The so-called “trigger” for the investigation was a parent’s comment to a teacher which raised suspicions about the possibility of test coaching at the two elementary schools. The parent reportedly requested services for her sixth-grader, who she said was behind in math. The services were denied based on too high a score on a Regents exam, according to officials. The parent is said to have responded by saying that the only reason her daughter did so well was that her teacher helped her, which immediately raised a red flag and opened the door for questioning. 

 

District spokesman Michael Conte said it is common for the DA’s office to request records and conduct interviews with district officials and attorneys before deciding if the evidence warrants a grand jury.

 

Conte said the investigation is a “process that is codified, and there is “nothing arbitrary” about actions taken.  Penalties range from reprimand to suspension without pay to firing, after impartial hearings mandated by state education law.

 

The board’s statement said, “...if the independent counsel’s report results in the Superintendent of Schools bringing charges against one or more of our employees, the Board of Education will be the arbiter of whether there is probable cause for these charges.”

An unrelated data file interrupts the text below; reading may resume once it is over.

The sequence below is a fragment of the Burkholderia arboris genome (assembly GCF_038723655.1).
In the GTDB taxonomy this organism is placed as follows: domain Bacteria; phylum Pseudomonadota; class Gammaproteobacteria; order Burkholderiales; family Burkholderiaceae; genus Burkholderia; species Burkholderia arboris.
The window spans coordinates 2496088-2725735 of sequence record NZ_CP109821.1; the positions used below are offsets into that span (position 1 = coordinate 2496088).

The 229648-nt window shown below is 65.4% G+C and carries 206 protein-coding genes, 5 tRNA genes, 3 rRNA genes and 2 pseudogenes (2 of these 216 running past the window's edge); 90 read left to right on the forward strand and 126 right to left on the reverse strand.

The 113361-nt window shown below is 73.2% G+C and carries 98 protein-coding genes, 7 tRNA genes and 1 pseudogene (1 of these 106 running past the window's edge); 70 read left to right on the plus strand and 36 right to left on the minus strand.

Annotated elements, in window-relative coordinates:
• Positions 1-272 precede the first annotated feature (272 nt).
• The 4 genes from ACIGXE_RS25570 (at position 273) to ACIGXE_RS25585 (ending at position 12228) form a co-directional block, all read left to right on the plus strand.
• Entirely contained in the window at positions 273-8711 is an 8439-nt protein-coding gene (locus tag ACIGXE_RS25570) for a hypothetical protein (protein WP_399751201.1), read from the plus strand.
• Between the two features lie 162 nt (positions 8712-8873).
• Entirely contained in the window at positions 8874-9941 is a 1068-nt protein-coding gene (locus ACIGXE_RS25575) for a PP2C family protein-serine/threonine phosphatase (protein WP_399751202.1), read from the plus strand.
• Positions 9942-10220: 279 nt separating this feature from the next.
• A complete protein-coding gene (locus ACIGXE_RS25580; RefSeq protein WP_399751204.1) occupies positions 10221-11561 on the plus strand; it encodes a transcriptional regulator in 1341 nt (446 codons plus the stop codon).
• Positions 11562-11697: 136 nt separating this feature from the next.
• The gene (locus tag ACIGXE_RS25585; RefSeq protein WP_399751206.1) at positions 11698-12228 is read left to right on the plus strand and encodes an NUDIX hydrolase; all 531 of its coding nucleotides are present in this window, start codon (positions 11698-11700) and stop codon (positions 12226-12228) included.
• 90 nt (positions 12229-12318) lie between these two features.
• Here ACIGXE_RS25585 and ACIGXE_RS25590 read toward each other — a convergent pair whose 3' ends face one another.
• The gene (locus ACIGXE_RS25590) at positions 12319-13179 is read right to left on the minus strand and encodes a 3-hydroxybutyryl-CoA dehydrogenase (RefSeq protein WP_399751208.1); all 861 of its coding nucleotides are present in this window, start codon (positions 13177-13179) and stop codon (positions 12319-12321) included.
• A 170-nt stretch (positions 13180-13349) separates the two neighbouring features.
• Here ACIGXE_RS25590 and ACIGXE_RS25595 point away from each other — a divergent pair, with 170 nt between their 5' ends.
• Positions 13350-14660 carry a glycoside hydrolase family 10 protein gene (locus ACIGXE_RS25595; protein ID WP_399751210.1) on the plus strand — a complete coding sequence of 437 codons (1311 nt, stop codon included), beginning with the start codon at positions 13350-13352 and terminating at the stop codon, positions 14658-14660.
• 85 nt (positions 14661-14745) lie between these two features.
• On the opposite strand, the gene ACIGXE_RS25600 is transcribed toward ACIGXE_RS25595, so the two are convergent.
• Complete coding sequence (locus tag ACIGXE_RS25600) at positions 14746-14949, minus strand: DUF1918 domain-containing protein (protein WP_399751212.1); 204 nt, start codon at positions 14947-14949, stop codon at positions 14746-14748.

“Make no mistake - these investigations are warranted based on legitimate, detailed concerns expressed by particular parents of young students, as well as other employees of our district,” the statement said. “We simply want the truth to come out through the process.”

News

Gregory Caso of Locust Valley was dealt a hard blow early on in his senior year at Locust Valley High School with his mother’s diagnosis of breast cancer. He and his twin sister, Amanda, however, are using their energy in a positive way and focusing on creative ways to raise money and awareness.

Last fall they formed a Relay for Life team to honor their mother, and in December came up with the idea of putting on an outdoor concert to raise money for sponsoring the team.

 

“We knew it would be big and had to be outdoors, with a stage, so holding the concert at school was not an option,” says Caso.